Over a year after the COVID-19 pandemic first struck the US, Asian Americans are still facing discrimination and attacks driven by hate and fear sparked by the pandemic. From former US president Donald Trump calling the disease “the Chinese virus” to misinformation spread online, fearful citizens were ready to pick a target for their misguided anger. The campaign to blame Chinese people for the virus was fueled by a long history of stereotyping, othering, and ignorance. 

Now, a groundbreaking Illinois law is taking on the challenge of using education to help reduce harm and discimination caused by misinformation.

On Friday, Illinois Governor J.B. Pritzker signed historic legislation into law that will require the teaching of Asian American history in public schools — making Illinois the first state in the US to require Asian American history to be included in public school curriculums.  

The Teaching Equitable Asian American History (TEAACH) Act will take effect for the upcoming 2022-2023 school year. The law comes at a time when major cities in the US that have been hotspots for attacks against Asian Americans are grappling to find ways to ensure the safety of their Asian American population

The legislation aims to combat false stereotypes through educating and properly representing the Asian American experience. 

Since the beginning of the COVID-19 pandemic, Asian Americans have become the target of hate crimes at an increasing rate. Asian Americans experienced an overall 149% increase in hate crimes in 2020. 

“We are setting a new standard for what it means to truly reckon with our history. It's a new standard that helps us understand one another, and, ultimately, to move ourselves closer to the nation of our ideals," Pritzker said on the decisive legislation. 

The law ensures that public elementary schools and high schools in Illinois will teach students about the rich cultures of Asian Americans and their important contributions throughout history. 

"This milestone offers students of all backgrounds cross-cultural education, and ensures that the stories and experiences of our communities are accurately reflected in the classroom,” State Sen. Ram Villivalamsaid 

In May, US President Joe Biden signed the COVID-19 Hate Crimes Act into law, affirming the commitment to addressing the rise in hate-motivated attacks against the Asian American community. After the first cases of COVID-19 were identified in China, due to stereotyping, the blame was soon placed upon all Asian Americans regardless of ethnicity.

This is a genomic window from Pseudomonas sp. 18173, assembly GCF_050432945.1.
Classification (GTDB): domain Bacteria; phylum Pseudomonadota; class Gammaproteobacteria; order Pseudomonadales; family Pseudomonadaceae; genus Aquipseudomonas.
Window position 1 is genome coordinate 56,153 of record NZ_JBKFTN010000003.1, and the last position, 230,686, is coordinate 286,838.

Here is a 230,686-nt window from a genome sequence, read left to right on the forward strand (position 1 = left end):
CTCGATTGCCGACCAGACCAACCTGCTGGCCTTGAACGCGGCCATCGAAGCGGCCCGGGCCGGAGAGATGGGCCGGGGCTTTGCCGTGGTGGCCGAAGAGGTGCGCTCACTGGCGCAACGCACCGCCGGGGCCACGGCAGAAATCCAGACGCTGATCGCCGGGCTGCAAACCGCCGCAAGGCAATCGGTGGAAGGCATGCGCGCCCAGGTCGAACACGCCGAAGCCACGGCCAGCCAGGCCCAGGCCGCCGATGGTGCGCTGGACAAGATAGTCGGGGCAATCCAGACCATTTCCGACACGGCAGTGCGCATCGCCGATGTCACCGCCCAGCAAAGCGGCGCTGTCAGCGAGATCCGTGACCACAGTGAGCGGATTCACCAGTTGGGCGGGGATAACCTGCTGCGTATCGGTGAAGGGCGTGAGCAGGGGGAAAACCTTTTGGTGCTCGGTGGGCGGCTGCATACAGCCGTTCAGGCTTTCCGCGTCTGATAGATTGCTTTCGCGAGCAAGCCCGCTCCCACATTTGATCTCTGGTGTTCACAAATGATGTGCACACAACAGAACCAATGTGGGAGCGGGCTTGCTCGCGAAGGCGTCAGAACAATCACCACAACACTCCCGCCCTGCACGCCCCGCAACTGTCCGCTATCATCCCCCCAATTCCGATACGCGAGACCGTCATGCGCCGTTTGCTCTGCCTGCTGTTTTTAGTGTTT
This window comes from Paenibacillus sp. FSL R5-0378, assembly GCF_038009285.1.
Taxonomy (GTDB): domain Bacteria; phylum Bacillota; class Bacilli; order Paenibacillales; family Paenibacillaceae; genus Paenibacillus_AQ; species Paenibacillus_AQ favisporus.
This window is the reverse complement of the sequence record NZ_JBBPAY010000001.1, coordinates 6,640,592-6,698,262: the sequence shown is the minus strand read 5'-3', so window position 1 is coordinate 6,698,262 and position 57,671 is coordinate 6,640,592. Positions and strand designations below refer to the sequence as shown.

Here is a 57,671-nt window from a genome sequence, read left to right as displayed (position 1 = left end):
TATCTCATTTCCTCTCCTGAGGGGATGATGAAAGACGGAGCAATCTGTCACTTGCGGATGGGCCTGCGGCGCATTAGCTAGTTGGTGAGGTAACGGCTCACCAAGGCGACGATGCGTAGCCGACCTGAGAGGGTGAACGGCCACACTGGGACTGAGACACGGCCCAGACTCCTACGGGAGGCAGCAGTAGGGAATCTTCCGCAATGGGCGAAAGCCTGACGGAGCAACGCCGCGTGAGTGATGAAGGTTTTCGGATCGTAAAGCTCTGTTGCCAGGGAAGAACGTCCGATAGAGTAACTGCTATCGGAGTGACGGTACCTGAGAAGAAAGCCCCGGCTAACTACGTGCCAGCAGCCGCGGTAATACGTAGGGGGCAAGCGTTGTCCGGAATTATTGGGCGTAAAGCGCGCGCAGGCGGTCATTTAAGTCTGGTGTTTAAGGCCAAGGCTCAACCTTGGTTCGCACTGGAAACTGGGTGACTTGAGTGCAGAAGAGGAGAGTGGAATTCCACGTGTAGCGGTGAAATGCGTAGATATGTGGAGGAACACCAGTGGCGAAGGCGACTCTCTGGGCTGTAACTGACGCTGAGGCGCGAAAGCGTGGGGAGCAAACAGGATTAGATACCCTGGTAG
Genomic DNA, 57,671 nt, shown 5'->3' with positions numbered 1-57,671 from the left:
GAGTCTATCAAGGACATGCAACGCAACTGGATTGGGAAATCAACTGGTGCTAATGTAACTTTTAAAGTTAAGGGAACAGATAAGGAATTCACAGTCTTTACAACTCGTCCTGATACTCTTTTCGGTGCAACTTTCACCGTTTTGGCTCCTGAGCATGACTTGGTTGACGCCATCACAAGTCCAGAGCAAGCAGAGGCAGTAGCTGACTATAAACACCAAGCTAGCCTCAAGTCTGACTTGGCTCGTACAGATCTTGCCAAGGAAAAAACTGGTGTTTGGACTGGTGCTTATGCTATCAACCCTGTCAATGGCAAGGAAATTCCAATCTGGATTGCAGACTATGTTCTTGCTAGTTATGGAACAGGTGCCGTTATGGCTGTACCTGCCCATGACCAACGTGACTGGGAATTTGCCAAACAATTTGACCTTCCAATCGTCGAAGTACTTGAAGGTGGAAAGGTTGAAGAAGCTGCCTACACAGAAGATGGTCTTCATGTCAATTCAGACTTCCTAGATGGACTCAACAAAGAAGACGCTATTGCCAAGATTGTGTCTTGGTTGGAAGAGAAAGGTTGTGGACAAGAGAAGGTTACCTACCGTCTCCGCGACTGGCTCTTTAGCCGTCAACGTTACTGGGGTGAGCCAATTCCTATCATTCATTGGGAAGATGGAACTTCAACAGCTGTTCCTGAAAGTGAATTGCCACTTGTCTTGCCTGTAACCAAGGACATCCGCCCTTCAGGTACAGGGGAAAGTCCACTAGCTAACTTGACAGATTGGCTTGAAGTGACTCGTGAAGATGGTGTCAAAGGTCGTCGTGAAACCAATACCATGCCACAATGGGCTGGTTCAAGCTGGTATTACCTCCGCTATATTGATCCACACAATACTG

Asian Americans experienced physical harm due to stereotyping and xenophobia while also reporting financial losses. Early in the pandemic, businesses owned by Asian Americans experienced a 60% drop in sales while non-Asian American-owned businesses reported a 50% decrease. 

The TEAACH act hopes to provide a curriculum that better reflects the diversity of Illinois' population — where about 5% of the 12.5 million population is Asian American. Asian Americans have the fastest-growing population of all racial and ethnic groups in the US, with the Pew Research Center recording an 81% increase in the Asian American population from the years 2000 to 2019.

Stop AAPI Hate, a coalition formed in response to the growing number of racially motivated incidents, ranked Illinois seventh on a list of top states where hate crimes occurred against Asian Americans.

Racially motivated attacks such as a mass shooting in Georgia that occurred on March 16, which claimed the lives of eight people including six Asian Americans, have left Americans questioning what can be done to prevent these hate crimes from occurring. 

While COVID-19 death rates decrease in the US and targeted crimes against Asian Americans continue to occur, enacting required education to combat harmful stereotypes and racism was acknowledged by lawmakers and advocates as a step in the right direction. 

"Empathy comes from understanding," State Rep. Jennifer Gong-Gershowitz said. "We cannot do better unless we know better. A lack of knowledge is the root cause of discrimination and the best weapon against ignorance is education."

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This US State Is the First to Require Schools Teach Asian American History. Here's Why That Matters.

By Kate Nakamura